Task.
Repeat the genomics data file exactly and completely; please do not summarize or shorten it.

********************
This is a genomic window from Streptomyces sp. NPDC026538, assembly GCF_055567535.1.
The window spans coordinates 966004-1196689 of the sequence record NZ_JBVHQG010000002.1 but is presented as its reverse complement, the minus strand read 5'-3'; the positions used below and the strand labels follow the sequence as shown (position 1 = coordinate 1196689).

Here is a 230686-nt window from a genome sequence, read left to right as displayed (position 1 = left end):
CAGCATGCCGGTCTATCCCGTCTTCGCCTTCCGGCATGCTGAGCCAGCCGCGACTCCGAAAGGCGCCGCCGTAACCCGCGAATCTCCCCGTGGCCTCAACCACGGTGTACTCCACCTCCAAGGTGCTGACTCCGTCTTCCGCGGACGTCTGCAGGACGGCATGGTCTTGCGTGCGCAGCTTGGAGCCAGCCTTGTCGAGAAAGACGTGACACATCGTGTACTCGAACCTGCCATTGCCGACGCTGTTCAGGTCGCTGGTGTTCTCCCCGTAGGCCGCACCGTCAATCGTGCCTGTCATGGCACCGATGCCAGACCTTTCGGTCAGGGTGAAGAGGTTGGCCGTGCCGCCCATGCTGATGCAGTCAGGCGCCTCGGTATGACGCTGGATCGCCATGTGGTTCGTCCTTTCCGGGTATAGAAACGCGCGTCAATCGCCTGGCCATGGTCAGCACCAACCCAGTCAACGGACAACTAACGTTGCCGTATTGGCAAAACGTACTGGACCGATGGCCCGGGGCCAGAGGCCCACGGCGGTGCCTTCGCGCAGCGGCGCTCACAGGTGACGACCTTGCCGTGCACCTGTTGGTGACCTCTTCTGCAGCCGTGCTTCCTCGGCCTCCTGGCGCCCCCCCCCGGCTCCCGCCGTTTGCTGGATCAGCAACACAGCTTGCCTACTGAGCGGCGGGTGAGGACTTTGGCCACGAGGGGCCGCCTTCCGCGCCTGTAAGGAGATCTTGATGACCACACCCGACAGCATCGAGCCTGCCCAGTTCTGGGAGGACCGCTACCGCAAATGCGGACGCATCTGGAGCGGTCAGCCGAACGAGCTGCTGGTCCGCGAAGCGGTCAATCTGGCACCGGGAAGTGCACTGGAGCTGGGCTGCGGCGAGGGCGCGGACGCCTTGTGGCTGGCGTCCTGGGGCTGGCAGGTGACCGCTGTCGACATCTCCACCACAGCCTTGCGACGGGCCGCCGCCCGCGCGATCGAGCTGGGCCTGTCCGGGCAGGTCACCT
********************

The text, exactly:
This is a genomic window from Streptomyces sp. NPDC026538, assembly GCF_055567535.1.
The window spans coordinates 966004-1196689 of the sequence record NZ_JBVHQG010000002.1 but is presented as its reverse complement, the minus strand read 5'-3'; the positions used below and the strand labels follow the sequence as shown (position 1 = coordinate 1196689).

Here is a 230686-nt window from a genome sequence, read left to right as displayed (position 1 = left end):
CAGCATGCCGGTCTATCCCGTCTTCGCCTTCCGGCATGCTGAGCCAGCCGCGACTCCGAAAGGCGCCGCCGTAACCCGCGAATCTCCCCGTGGCCTCAACCACGGTGTACTCCACCTCCAAGGTGCTGACTCCGTCTTCCGCGGACGTCTGCAGGACGGCATGGTCTTGCGTGCGCAGCTTGGAGCCAGCCTTGTCGAGAAAGACGTGACACATCGTGTACTCGAACCTGCCATTGCCGACGCTGTTCAGGTCGCTGGTGTTCTCCCCGTAGGCCGCACCGTCAATCGTGCCTGTCATGGCACCGATGCCAGACCTTTCGGTCAGGGTGAAGAGGTTGGCCGTGCCGCCCATGCTGATGCAGTCAGGCGCCTCGGTATGACGCTGGATCGCCATGTGGTTCGTCCTTTCCGGGTATAGAAACGCGCGTCAATCGCCTGGCCATGGTCAGCACCAACCCAGTCAACGGACAACTAACGTTGCCGTATTGGCAAAACGTACTGGACCGATGGCCCGGGGCCAGAGGCCCACGGCGGTGCCTTCGCGCAGCGGCGCTCACAGGTGACGACCTTGCCGTGCACCTGTTGGTGACCTCTTCTGCAGCCGTGCTTCCTCGGCCTCCTGGCGCCCCCCCCCGGCTCCCGCCGTTTGCTGGATCAGCAACACAGCTTGCCTACTGAGCGGCGGGTGAGGACTTTGGCCACGAGGGGCCGCCTTCCGCGCCTGTAAGGAGATCTTGATGACCACACCCGACAGCATCGAGCCTGCCCAGTTCTGGGAGGACCGCTACCGCAAATGCGGACGCATCTGGAGCGGTCAGCCGAACGAGCTGCTGGTCCGCGAAGCGGTCAATCTGGCACCGGGAAGTGCACTGGAGCTGGGCTGCGGCGAGGGCGCGGACGCCTTGTGGCTGGCGTCCTGGGGCTGGCAGGTGACCGCTGTCGACATCTCCACCACAGCCTTGCGACGGGCCGCCGCCCGCGCGATCGAGCTGGGCCTGTCCGGGCAGGTCACCT